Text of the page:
As we move through the second quarter of 2012, the year continues to pose a challenge for brokers. However, this year, there are several positive signs that indicate the worst is behind us and new opportunity lies just ahead. This month, we talk to RREIN members Ed Krafchow and Chad Ochsner to get their take on the pros and cons of the year at hand.
Colorado’s Front Range
Chairman of the Board
Better Homes and Gardens Mason-McDuffie Real Estate
Northern California, Nevada
RREIN: How would you describe current market conditions?
Chad Ochsner: We have been really blessed and last year was more of a normal year—our transaction sides and volumes both increased and commissions increased. In Colorado, we did not see the big peaks and valleys that many parts of the country saw. We’ve seen our inventory decline significantly, which created—in certain pockets—upward pressure on pricing. There is some job growth in our area as well.
Ed Krafchow: The current marketplace is a new normal. It is not the marketplace of the old spring or summer season in California. I’m taking a conservative approach to the year. In the first quarter, we were quite a ways ahead of projections and we witnessed a higher average sales price starting to trail up. But I have an absolute distrust of the numbers. We’re holding on to see how the numbers continue to form. We have to get through the spring and summer. For 2012, you can trust the numbers will be better, but you have to make sure you verify.
RREIN: What role will the distressed property market play in your business this year?
EK: I moved out of damaged markets, markets that could take five more years to recover, and moved into an equity market—the wine country (northern California). An REO transaction is four times harder to complete than a regular transaction…with half the pay.
CO: Twenty percent of our market is REO or short sales. We have a number of agents who have done very well within that niche within the past number of years. Banks have streamlined the process and there will be additional inventory coming on the market when they choose to release it.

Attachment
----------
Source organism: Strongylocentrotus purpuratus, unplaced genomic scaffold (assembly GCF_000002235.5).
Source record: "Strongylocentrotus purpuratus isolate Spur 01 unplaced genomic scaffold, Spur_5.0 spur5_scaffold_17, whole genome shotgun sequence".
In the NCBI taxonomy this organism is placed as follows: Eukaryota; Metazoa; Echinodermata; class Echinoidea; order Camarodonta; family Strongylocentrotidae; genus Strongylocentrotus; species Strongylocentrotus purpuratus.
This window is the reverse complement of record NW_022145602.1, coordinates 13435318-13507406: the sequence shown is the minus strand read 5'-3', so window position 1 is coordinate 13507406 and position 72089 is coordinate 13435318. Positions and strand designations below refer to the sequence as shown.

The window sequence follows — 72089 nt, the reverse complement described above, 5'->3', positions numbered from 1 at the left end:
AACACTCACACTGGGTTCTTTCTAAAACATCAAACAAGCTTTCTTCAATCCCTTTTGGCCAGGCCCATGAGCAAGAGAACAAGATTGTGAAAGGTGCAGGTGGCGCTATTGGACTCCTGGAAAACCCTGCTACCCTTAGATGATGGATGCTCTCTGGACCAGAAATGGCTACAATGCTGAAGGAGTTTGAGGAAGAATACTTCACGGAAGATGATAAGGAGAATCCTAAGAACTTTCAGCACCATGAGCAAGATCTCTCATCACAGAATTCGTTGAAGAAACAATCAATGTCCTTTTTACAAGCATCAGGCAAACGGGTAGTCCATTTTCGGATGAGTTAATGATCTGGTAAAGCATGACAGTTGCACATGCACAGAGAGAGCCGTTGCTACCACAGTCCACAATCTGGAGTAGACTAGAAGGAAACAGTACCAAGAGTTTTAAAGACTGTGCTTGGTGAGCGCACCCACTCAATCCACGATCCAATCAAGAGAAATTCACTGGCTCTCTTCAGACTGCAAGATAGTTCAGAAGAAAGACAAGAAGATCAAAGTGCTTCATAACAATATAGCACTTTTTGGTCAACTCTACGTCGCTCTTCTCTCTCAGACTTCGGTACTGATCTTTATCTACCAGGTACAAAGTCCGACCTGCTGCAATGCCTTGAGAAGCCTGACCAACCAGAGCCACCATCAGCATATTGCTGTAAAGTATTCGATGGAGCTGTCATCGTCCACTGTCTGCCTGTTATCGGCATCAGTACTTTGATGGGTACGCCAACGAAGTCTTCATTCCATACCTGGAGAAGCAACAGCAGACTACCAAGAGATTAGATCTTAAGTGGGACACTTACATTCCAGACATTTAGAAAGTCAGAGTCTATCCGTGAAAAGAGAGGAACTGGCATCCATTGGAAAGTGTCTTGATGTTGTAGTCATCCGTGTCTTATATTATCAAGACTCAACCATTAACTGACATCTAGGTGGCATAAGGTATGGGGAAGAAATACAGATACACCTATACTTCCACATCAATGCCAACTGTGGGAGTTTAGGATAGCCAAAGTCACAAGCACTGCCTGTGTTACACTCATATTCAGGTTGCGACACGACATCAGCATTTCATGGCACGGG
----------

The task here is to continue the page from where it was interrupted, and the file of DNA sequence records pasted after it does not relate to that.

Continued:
RREIN: What strategies are you implementing to maximize opportunities in the market?
CO: We’re embarking on systematic coaching via Tom Ferry and other coaches in each of our branch offices. A lot of what they’re helping people with is getting back to the basics. You can use social media until you’re blue in the face, but that list you have of your sphere of past clients and people you know is far more valuable than any glorified Facebook page. We have to go back to the basics of touching clients and reaching out to past clients.
EK: In order to be effective in this business, you have to have people going back to the fundamentals of prospecting door-to-door and face-to-face, especially in markets with short sales. Our biggest successes are happening in open houses and farming communities. Part of the new normal is that you must get out there and prospect.
CO: We’re also coaching agents on how to deal with inventory shortage. We are teaching agents to go back and call the listings you didn’t get and let those individuals know we now have a shortage of inventory, and if they still want to sell their home, we can now list it at a better price.
RREIN: What are you telling agents and consumers about the future?
CO: Our message has been that it’s a good time to buy, but we’re beginning to shift that message to the public. It you want to move up and capitalize on interest rates, then now is also a good time to sell. If you put your home on the market today, you’re likely to see multiple offers come in. We’re also seeing new construction slowly come back—building permits are projected to increase this year. We’ll probably also see a third of transactions come from the first-time homebuyer segment. There’s a lot of pent-up demand among young people who had to move back home because they couldn’t find jobs. That’s now changing.
EK: We’re markedly building our associated relationships and partnerships in the business. They’re driving the business at a high level; local ownership is getting out and driving the business.
The industry as a whole has never been at a more difficult point for itself. This is a time in which we have problems that are larger than the industry itself, the mortgage business representing the most challenging part. The three biggest challenges facing the industry this year and beyond are the financial situation, legislation and litigation. Things may improve slightly this year, but the overarching problems the industry is facing are not yet going away.
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